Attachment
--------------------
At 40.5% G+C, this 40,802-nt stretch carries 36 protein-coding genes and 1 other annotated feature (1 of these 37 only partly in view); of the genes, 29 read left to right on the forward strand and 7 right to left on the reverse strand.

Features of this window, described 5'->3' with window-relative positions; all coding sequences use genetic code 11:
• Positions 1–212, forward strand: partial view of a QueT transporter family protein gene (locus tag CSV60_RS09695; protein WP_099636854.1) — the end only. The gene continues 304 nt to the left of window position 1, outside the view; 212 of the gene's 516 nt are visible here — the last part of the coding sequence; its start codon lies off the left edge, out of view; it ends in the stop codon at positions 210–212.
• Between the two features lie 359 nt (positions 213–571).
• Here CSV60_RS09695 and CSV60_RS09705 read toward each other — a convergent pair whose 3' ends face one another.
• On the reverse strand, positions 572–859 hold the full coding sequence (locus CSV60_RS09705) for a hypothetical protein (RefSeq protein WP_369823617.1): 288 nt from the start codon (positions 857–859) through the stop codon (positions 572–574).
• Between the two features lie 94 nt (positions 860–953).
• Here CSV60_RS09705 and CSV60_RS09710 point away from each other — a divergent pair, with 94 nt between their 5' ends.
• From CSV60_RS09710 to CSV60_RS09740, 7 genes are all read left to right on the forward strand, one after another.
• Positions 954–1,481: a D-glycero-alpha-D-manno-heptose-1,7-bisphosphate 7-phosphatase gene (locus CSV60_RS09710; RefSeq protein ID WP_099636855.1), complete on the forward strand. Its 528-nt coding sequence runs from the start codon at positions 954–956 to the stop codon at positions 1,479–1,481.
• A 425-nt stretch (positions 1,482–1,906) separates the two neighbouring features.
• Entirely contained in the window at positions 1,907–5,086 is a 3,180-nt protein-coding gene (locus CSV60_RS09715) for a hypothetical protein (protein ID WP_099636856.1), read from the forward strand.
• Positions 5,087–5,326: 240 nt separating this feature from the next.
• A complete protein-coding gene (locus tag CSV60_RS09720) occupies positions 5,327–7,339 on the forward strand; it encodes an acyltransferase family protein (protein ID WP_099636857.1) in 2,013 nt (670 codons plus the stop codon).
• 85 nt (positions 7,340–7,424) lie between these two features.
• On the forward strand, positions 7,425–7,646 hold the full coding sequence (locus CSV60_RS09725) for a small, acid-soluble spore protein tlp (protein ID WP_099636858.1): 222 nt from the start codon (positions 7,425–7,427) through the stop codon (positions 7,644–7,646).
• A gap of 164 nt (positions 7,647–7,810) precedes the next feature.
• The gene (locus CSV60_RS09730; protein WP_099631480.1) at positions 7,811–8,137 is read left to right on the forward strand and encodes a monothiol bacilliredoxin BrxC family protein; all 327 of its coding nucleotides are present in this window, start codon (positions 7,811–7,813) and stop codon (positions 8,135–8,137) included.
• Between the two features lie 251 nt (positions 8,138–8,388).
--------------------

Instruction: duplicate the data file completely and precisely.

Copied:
At 40.5% G+C, this 40,802-nt stretch carries 36 protein-coding genes and 1 other annotated feature (1 of these 37 only partly in view); of the genes, 29 read left to right on the forward strand and 7 right to left on the reverse strand.

Features of this window, described 5'->3' with window-relative positions; all coding sequences use genetic code 11:
• Positions 1–212, forward strand: partial view of a QueT transporter family protein gene (locus tag CSV60_RS09695; protein WP_099636854.1) — the end only. The gene continues 304 nt to the left of window position 1, outside the view; 212 of the gene's 516 nt are visible here — the last part of the coding sequence; its start codon lies off the left edge, out of view; it ends in the stop codon at positions 210–212.
• Between the two features lie 359 nt (positions 213–571).
• Here CSV60_RS09695 and CSV60_RS09705 read toward each other — a convergent pair whose 3' ends face one another.
• On the reverse strand, positions 572–859 hold the full coding sequence (locus CSV60_RS09705) for a hypothetical protein (RefSeq protein WP_369823617.1): 288 nt from the start codon (positions 857–859) through the stop codon (positions 572–574).
• Between the two features lie 94 nt (positions 860–953).
• Here CSV60_RS09705 and CSV60_RS09710 point away from each other — a divergent pair, with 94 nt between their 5' ends.
• From CSV60_RS09710 to CSV60_RS09740, 7 genes are all read left to right on the forward strand, one after another.
• Positions 954–1,481: a D-glycero-alpha-D-manno-heptose-1,7-bisphosphate 7-phosphatase gene (locus CSV60_RS09710; RefSeq protein ID WP_099636855.1), complete on the forward strand. Its 528-nt coding sequence runs from the start codon at positions 954–956 to the stop codon at positions 1,479–1,481.
• A 425-nt stretch (positions 1,482–1,906) separates the two neighbouring features.
• Entirely contained in the window at positions 1,907–5,086 is a 3,180-nt protein-coding gene (locus CSV60_RS09715) for a hypothetical protein (protein ID WP_099636856.1), read from the forward strand.
• Positions 5,087–5,326: 240 nt separating this feature from the next.
• A complete protein-coding gene (locus tag CSV60_RS09720) occupies positions 5,327–7,339 on the forward strand; it encodes an acyltransferase family protein (protein ID WP_099636857.1) in 2,013 nt (670 codons plus the stop codon).
• 85 nt (positions 7,340–7,424) lie between these two features.
• On the forward strand, positions 7,425–7,646 hold the full coding sequence (locus CSV60_RS09725) for a small, acid-soluble spore protein tlp (protein ID WP_099636858.1): 222 nt from the start codon (positions 7,425–7,427) through the stop codon (positions 7,644–7,646).
• A gap of 164 nt (positions 7,647–7,810) precedes the next feature.
• The gene (locus CSV60_RS09730; protein WP_099631480.1) at positions 7,811–8,137 is read left to right on the forward strand and encodes a monothiol bacilliredoxin BrxC family protein; all 327 of its coding nucleotides are present in this window, start codon (positions 7,811–7,813) and stop codon (positions 8,135–8,137) included.
• Between the two features lie 251 nt (positions 8,138–8,388).